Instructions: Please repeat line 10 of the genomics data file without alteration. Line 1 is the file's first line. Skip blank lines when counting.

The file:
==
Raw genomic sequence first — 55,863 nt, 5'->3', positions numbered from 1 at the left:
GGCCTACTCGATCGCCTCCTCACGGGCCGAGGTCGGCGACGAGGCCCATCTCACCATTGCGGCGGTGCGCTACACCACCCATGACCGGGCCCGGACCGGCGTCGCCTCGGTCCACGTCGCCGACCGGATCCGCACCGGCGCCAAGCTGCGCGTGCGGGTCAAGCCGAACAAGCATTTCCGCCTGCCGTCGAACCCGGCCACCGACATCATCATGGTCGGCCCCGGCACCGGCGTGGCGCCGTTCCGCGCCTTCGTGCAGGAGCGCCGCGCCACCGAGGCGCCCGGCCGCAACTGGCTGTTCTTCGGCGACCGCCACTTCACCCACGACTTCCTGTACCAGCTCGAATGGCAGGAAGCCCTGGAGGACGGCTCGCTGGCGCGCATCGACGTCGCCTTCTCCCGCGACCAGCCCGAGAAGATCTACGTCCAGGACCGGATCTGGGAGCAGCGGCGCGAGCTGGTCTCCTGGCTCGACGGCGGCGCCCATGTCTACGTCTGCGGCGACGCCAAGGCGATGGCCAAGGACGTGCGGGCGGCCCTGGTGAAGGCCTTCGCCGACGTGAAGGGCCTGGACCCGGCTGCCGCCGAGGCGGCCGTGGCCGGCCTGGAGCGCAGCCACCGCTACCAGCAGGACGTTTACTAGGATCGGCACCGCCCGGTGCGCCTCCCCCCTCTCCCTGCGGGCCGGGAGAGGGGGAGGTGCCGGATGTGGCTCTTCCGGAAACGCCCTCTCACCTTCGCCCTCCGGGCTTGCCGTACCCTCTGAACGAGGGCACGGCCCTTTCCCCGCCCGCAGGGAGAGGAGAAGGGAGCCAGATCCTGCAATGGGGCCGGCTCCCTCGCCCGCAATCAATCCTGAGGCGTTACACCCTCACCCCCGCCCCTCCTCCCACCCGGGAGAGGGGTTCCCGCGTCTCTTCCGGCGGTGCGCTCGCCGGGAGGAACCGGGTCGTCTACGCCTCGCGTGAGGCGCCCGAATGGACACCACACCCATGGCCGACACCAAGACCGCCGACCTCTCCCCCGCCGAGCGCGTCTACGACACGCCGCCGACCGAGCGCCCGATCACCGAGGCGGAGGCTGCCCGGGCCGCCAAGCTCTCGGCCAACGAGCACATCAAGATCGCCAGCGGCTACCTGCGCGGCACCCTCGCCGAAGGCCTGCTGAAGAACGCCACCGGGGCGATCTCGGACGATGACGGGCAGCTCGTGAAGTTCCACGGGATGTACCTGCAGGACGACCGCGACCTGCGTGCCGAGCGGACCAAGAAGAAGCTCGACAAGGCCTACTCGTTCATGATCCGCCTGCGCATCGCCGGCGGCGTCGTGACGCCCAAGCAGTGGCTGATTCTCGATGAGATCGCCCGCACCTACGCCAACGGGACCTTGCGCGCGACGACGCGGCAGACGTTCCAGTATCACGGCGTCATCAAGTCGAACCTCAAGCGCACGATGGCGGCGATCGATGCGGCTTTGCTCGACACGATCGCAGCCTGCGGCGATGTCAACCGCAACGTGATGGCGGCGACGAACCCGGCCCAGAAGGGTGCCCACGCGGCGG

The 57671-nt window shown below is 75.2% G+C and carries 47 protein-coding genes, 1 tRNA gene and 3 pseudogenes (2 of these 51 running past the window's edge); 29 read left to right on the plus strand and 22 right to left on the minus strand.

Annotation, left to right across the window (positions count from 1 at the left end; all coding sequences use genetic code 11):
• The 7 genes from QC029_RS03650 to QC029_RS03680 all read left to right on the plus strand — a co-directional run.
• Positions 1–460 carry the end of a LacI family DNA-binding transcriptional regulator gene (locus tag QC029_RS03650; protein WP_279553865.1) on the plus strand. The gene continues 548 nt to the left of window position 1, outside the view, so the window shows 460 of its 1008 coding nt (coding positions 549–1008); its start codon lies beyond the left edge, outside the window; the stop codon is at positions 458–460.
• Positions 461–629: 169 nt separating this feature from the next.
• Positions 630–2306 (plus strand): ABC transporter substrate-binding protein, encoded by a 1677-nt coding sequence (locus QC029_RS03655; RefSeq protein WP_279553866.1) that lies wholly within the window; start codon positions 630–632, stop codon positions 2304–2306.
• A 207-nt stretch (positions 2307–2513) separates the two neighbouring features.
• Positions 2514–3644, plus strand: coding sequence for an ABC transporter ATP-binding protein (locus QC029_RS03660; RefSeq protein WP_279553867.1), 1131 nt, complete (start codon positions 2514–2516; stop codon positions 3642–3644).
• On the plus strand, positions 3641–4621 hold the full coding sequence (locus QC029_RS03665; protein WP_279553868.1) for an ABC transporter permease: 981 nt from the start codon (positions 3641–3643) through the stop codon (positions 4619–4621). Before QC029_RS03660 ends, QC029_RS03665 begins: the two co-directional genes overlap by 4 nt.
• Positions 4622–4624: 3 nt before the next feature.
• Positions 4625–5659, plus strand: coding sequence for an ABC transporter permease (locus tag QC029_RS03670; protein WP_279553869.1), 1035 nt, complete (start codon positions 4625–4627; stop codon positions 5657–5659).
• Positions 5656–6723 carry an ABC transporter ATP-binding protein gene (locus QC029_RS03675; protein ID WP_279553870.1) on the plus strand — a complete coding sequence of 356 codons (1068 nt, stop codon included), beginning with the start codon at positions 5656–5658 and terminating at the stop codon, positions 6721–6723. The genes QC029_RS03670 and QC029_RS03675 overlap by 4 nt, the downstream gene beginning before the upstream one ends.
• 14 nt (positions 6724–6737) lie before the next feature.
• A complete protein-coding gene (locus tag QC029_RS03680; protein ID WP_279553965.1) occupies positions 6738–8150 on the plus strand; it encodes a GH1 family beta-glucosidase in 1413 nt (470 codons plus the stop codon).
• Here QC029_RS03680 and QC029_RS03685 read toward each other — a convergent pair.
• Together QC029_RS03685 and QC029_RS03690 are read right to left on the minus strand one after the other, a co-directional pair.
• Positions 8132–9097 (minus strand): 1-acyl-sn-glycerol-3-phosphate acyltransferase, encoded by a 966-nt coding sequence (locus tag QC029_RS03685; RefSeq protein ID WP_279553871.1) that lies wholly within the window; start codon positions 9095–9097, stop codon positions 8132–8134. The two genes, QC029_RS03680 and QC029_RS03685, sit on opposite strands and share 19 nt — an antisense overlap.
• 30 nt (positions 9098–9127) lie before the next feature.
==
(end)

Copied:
• Positions 2514–3644, plus strand: coding sequence for an ABC transporter ATP-binding protein (locus QC029_RS03660; RefSeq protein WP_279553867.1), 1131 nt, complete (start codon positions 2514–2516; stop codon positions 3642–3644).